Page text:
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The North Wind

The North Wind

The North Wind

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Molly Birch
Molly Birch

My name is Molly, and I am in my second year at NMU. I come from Midland, MI, probably one of the most boring places on earth. However, we do have the only Tridge in the world, so that’s pretty nifty...

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The North Wind is an independent student publication serving the Northern Michigan University community. It is partially funded by the Student Activity Fee. The North Wind digital paper is published daily during the fall and winter semesters except on university holidays and during exam weeks. The North Wind Board of Directors is composed of representatives of the student body, faculty, administration and area media.

Opinion-- A list of regrets before I graduate
Opinion-- A list of regrets before I graduate
Sal WiertellaMarch 1, 2024

What makes someone a Yooper anyway?

In the recent Huffington Post article, “You’ve Probably Never Heard Of A Yooper, But Here’s Why You’ll Wish You Were One,” the author Kate Abbey-Lambertz lists 15 things that define a true Yooper.

Emily Pagel: News Editor
Emily Pagel: News Editor

The article stems from the fact that the term “Yooper” is officially being added to the 2014 Merriam-Webster dictionary. “Yooper” will be defined as a native or resident of the Upper Peninsula of Michigan. I am a native Michigander, born in Sterling Heights and raised in the small farming community of Sandusky. (Not to be confused with Sandusky, Ohio. We don’t have a theme park with giant roller coasters.)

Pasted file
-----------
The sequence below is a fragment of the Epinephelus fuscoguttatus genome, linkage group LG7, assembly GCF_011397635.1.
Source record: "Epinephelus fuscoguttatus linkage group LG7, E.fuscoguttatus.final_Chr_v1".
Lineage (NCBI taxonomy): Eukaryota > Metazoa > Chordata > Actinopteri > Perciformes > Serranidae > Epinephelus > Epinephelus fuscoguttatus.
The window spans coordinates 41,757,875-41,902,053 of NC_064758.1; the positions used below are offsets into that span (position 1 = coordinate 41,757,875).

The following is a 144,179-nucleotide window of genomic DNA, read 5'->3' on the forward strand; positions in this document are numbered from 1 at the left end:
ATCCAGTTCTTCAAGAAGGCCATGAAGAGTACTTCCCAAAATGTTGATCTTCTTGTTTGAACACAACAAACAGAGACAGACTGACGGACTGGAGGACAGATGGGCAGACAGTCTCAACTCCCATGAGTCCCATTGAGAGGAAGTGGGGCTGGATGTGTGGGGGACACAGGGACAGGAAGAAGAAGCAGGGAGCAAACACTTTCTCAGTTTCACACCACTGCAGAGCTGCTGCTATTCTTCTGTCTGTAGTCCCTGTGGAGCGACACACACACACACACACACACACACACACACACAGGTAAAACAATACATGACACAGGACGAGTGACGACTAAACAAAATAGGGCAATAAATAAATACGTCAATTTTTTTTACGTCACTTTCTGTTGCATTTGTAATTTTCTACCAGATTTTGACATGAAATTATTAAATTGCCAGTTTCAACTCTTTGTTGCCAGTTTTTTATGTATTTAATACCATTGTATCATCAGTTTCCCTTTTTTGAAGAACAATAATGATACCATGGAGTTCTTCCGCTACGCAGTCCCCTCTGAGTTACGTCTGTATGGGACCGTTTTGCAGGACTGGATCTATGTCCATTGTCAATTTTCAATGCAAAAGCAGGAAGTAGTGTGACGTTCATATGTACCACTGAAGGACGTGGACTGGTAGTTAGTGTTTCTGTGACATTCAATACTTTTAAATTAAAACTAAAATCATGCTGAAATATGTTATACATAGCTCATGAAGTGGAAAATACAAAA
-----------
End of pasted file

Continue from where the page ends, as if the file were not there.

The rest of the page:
But I’ve lived in the Upper Peninsula since 2008, which under the definition makes me a yooper, if not at least an honorary one.Living in Marquette, I feel we are almost excluded from much of the culture that is Yooper nation. We are the largest city in the Upper Peninsula, standing at 21,532 residents, I wonder how muddled our version of Yooperism is.

I must admit I adore the Yooper dialect, if not at least an admiration for the word “eh.” When I travel out of state people often think I’m Canadian.

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But, to be honest, I feel most of my day-to-day interaction with the Yooper dialect is others making fun of it. I have to travel out of Marquette and into the backwoods of Ishpeming to really notice anyone with a thick dialect. Some Yoopers just know how to say it better than others.

Pot pies used to be my favorite food as a kid, until I discovered the pasty. Pot pie in handheld form, yes please.

I’ve learned there is no such thing as too much ketchup on a pasty. And homemade is better than anything frozen or that you can buy at Jean Kay’s. (Though they will suffice, when I need my quick fix.)

As a kid I knew the Upper Peninsula to be the hunting destination by trolls like myself. It wasn’t until I started to attend NMU that I realized its also known well for its conservation.

From the Hiawatha National Forest and Save the Wild U.P. to National Wildlife Federation, Yoopers everywhere are preserving the land they love. NMU even has its own conservation on campus with the Native Plants study area. I’ve traveled every corner of Michigan and have yet to find a place as beautiful as the U.P.

Lake Superior may be vengeful and freezing 365 days a year, but it’s also the place where I met my best friend.

A place to walk. To think. To breathe.

Marquette beaches comfort me, I’m sure any Yooper can agree.

Waking up to see sunrise at Picnic Rocks or driving out to see the Northern Lights at Little Presque, the waves of Lake Superior follow.

For me, being a Yooper is more than sporting a “U.P. Someplace Special” sweater or slapping a “Yooper Pride” bumper sticker on my car.

It’s the sense of community and respect I have for the largest city in the Upper Peninsula. Its more than adding “eh” to the end of every sentence and “MQT” is more than three letters plastered onto everything; it’s home.

I suppose I am a “Trooper,” raised a troll, reformed to a Yooper, the best of both peninsulas in this great state of Michigan.

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